Though it is a compelling story, Mir was de-orbited eight years ago. What relevance does this story have today? First, the story of private American citizens attempting to commercialize an old Soviet space station turns out to be the perfect reflection, in a microcosm, of the entire space policy debate. Second, there are critical lessons about the value of bold, insightful leadership, and how a tiny group of individuals can make a dramatic impact. The dream to privatize Mir may have failed, but time will prove that it opened the door to a new commercial way of thinking about enterprise in space.

The Apollo program inspired an entire generation to believe that their destiny was to live and work on the Moon. My film takes its name from a sentiment expressed by one of the participants in the Russian space station drama: when President Nixon shut down the Apollo space program in 1972, “we, the children of Apollo, felt like orphans of Apollo.”

The problems facing the US space program are not budgetary or technology but a woeful lack of leadership and pervasive congressional, political, and bureaucratic dysfunction. Last week the US Senate confirmed President Obama’s choice for a new NASA administrator, Charlie Bolden, and deputy administrator Lori Garver. They must move quickly and decisively to regain America’s status as a global space powerhouse. How? By ensuring that under their leadership the new NASA is seriously committed to leveraging the power of private commercial enterprise.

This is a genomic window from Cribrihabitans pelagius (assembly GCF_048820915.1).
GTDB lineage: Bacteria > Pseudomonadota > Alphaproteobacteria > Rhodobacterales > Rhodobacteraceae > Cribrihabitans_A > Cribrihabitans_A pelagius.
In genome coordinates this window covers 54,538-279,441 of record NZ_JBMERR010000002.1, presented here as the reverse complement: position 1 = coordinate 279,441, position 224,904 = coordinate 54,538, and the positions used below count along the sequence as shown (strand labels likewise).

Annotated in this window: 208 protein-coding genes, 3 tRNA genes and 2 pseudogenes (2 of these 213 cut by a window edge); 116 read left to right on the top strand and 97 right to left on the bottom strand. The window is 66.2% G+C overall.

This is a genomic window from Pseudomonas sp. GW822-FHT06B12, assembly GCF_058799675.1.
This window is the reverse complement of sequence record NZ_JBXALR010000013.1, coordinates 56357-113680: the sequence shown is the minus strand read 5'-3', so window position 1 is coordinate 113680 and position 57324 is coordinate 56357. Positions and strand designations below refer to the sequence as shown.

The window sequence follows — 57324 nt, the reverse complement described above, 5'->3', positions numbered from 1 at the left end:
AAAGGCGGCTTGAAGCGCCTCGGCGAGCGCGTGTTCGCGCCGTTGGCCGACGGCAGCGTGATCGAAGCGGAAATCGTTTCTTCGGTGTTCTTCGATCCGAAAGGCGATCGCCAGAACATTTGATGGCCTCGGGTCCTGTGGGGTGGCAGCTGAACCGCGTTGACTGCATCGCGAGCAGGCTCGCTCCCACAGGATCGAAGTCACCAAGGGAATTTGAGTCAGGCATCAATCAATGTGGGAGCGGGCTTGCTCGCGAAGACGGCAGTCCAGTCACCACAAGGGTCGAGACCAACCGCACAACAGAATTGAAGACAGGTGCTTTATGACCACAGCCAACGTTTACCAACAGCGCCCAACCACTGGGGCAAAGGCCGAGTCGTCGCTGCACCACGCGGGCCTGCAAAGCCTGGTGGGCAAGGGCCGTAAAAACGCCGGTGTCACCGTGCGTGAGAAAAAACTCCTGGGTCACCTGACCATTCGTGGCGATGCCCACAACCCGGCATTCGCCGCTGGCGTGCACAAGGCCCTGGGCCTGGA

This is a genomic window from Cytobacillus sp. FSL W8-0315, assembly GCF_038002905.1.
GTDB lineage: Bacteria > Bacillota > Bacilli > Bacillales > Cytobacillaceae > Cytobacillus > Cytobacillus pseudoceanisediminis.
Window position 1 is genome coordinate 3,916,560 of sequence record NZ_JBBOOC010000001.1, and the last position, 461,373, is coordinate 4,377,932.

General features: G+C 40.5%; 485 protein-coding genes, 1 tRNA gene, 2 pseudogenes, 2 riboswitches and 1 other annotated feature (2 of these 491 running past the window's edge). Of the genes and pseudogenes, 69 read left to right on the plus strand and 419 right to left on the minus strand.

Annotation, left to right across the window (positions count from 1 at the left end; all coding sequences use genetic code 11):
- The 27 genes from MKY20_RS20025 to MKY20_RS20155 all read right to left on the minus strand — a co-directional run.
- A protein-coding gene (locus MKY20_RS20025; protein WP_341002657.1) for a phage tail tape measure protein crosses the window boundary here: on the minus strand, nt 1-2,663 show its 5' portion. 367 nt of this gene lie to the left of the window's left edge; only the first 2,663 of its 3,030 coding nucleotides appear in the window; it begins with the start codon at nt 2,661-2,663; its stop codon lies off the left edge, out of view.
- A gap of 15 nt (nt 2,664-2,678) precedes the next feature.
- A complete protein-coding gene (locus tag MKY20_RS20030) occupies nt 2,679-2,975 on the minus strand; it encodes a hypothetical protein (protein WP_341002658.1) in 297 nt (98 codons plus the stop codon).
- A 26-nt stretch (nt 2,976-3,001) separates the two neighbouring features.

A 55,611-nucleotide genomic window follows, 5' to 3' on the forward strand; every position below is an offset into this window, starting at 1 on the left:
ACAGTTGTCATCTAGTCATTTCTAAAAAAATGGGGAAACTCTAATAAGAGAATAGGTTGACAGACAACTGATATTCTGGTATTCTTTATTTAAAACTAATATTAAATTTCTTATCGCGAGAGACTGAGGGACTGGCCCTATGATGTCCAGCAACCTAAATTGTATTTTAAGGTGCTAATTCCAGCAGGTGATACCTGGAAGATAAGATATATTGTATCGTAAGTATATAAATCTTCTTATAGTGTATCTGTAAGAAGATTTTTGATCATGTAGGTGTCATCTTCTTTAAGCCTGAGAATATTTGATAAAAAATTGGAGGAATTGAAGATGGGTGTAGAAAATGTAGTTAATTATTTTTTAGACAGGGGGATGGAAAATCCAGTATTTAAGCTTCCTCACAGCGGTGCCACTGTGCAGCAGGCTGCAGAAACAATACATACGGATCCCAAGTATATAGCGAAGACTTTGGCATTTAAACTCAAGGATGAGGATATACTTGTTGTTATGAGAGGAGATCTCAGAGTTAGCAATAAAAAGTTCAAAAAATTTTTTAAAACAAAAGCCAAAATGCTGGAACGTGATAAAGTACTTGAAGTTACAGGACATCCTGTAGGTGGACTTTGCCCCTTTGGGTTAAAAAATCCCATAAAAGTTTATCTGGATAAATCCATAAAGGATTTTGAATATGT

A billion dollars spent on federal bureaucracy is guaranteed to produce negative returns. A billion dollars invested in small and medium-sized space technology companies has the compelling potential to generate exponential technological and financial returns.

It is perhaps one of the greatest hoaxes to believe that the historic Moon landings were part of a rational, coherent sustainable strategy for the permanent habitation of humans in the heavens.

I believe NASA could learn a lot about organizational structure and mission from the Defense Advanced Research Projects Agency (DARPA). The new administrator should view NASA as a technology consumer instead of a technology producer. This is the most effective way to carve a new and innovative path to space. As taxpayers funding NASA, we should demand that the agency completely overhaul its way of doing business. It is time for NASA to leverage dollars and technologies through private enterprise, to view private firms as a help and not a hindrance to our national goals.

It is perhaps one of the greatest hoaxes to believe that the historic Moon landings were part of a rational, coherent sustainable strategy for the permanent habitation of humans in the heavens. If we are not honest and serious about our challenges to conquer the heavens, then I believe we should consider more subdued celebrations.

On the other hand, if we collectively take our “small step” and we can be honest about the current problems and challenges that we face, and if we are willing to aggressively enter into a results-oriented mode, we have much to celebrate about the future, one where optimism, ingenuity, tenacity, and vision will triumph, and so will humankind. This time when we return to the lunar surface, under the banner of Moon 2.0, let’s go there with the intention to stay.